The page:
Open source: the default choice

When it comes to open source software, the question that needs to be asked today is not which businesses are using open source - but rather which businesses are not.

January 27, 2012 1 Comments
Open source: the default choice
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When it comes to open source software, the question that needs to be asked today is not which businesses are using open source – but rather which businesses are not.

So says Obsidian SystemsMuggie van Staden, a 17-year veteran of the open source world, who says that for many businesses today, open source software is the default choice for backend systems.

Yossi Hasson, MD of Linux provider Synaq, echoes Van Staden’s thoughts, saying that over the past five years the debate over open source has changed from open source versus proprietary, to which open source applications are best for the job at hand.

“Open source and Linux have a clear place in the enterprise today, particularly in high-volume, high-reliability transaction environments,” says Hasson. “Companies such as MTN are today running 300 to 400 servers with Linux and others such as Discovery also have massive Linux implementations.”

“Much of the focus, and success, of open source software over the past few years has been in the datacentre and on mainframes” says Van Staden. “On the front-end, open source desktop growth has been slow,” he says.

“Apart from a handful of big Linux deployments, desktop Linux in the corporate sector has been relatively quiet.”

In many senses the era of the one-desktop-environment is over. In its place are an array of end-user devices that have to be catered for.

Multiple access devices

In today’s business environment, says Hasson, end users will use a diversity of devices to access their business information and so the datacentre systems need to be able to service all of these.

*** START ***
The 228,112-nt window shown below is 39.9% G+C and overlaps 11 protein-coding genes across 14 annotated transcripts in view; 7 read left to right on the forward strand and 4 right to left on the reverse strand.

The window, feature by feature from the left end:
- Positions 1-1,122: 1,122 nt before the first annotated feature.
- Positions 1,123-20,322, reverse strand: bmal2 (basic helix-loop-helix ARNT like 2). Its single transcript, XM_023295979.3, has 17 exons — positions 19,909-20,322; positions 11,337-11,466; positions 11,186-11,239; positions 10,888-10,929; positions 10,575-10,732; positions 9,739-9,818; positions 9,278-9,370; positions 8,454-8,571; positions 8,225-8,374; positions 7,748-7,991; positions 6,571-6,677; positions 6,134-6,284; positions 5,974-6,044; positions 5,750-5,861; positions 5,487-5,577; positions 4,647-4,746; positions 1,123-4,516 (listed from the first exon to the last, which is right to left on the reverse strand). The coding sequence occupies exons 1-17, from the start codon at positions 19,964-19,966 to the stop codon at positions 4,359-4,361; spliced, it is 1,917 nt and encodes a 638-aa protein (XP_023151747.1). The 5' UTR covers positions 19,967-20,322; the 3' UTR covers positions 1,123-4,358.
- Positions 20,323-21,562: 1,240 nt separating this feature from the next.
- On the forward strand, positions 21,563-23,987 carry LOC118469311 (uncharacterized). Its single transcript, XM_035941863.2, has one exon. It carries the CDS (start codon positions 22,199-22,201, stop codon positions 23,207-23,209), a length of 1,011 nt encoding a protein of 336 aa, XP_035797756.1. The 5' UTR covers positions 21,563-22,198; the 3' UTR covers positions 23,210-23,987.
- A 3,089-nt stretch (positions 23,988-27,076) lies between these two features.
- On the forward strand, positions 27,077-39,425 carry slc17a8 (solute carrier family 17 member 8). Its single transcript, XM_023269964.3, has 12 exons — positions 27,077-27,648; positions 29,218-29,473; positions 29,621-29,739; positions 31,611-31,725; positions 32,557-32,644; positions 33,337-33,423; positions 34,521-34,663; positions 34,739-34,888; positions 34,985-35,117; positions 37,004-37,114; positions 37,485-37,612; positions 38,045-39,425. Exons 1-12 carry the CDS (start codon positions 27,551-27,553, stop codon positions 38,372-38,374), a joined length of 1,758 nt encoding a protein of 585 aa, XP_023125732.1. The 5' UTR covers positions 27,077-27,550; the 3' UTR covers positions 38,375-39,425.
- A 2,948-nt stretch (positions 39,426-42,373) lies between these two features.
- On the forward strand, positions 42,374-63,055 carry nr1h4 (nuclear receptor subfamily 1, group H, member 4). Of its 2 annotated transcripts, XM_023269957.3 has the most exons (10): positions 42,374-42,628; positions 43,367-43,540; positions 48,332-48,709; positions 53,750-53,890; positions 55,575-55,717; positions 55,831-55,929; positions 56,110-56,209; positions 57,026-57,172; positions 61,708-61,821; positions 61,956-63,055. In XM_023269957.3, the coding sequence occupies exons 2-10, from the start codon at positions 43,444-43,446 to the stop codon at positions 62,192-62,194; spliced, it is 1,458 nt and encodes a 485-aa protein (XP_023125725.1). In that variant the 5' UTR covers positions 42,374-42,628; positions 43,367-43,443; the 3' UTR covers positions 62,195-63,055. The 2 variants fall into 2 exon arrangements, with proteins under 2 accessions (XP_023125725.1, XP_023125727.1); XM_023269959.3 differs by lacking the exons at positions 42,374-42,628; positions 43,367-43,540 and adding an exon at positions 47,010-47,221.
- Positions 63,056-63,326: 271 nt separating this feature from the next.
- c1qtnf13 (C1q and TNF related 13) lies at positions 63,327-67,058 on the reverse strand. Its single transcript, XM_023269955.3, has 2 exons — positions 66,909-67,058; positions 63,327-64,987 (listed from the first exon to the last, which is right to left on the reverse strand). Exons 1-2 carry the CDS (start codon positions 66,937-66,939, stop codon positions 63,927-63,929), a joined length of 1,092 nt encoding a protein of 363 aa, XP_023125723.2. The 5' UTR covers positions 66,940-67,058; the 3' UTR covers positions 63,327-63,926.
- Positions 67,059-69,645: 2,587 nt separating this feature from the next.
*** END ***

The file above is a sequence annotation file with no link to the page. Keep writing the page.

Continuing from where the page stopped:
“Web standards are driving growth,” says Hasson. “It’s no longer just about integration at the OS level, but about supporting a diversity of devices in the enterprise”

Van Staden agrees; “Business owners may not like it but increasingly the front-end devices that need to be supported are being driven by users. Notebooks, iPads and smartphones will be brought into the work environment and these have to be accounted for.”

Businesses may not like this, but they will increasingly have to cater for these devices with their virtualisation strategies.

For Hasson and Van Staden, one of the key benefits of open source software for enterprises is the absence of vendor lock-in. The ability to be able to choose from a range of IT service providers without being wholly reliant on a single provider gives businesses the flexibility they want.

Data access is also a key benefit of open standards says Van Staden. “Open standards guarantee that enterprises always have access to their own data, and that they aren’t locked into a particular proprietary format that makes it hard to change providers or systems.

For Hasson scalability is a major benefit of open source. “Open source offers businesses the option to scale their infrastrucuture quickly and reliably using low-cost hardware, which leads to significant cost savings.”

Looking ahead

For both Hasson and Van Staden, “big data” is one of the future areas of growth for open source software.

“We’re entering a period where enterprises are managing huge amounts of data, volumes that go well beyond the capabilities of databases such as MySQL,” says Hasson. “There are a number of open source project focused on big data mangement and these will become increasingly prominent in the coming years.”


Alastair Otter is a senior journalist at MyBroadband, and focuses on software and hardware. He has a particular love for Open Source Software (OSS) and in specific Linux and relate...
Tags: Business, Headline, Linux, Muggie van Staden, Obsidian Systems, Open Source, Synaq, Yossi Hasson

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Join the Conversation ( 1 comment)
  • mercurial

    Open source is the way to go. Linux and Android are a testament to that.

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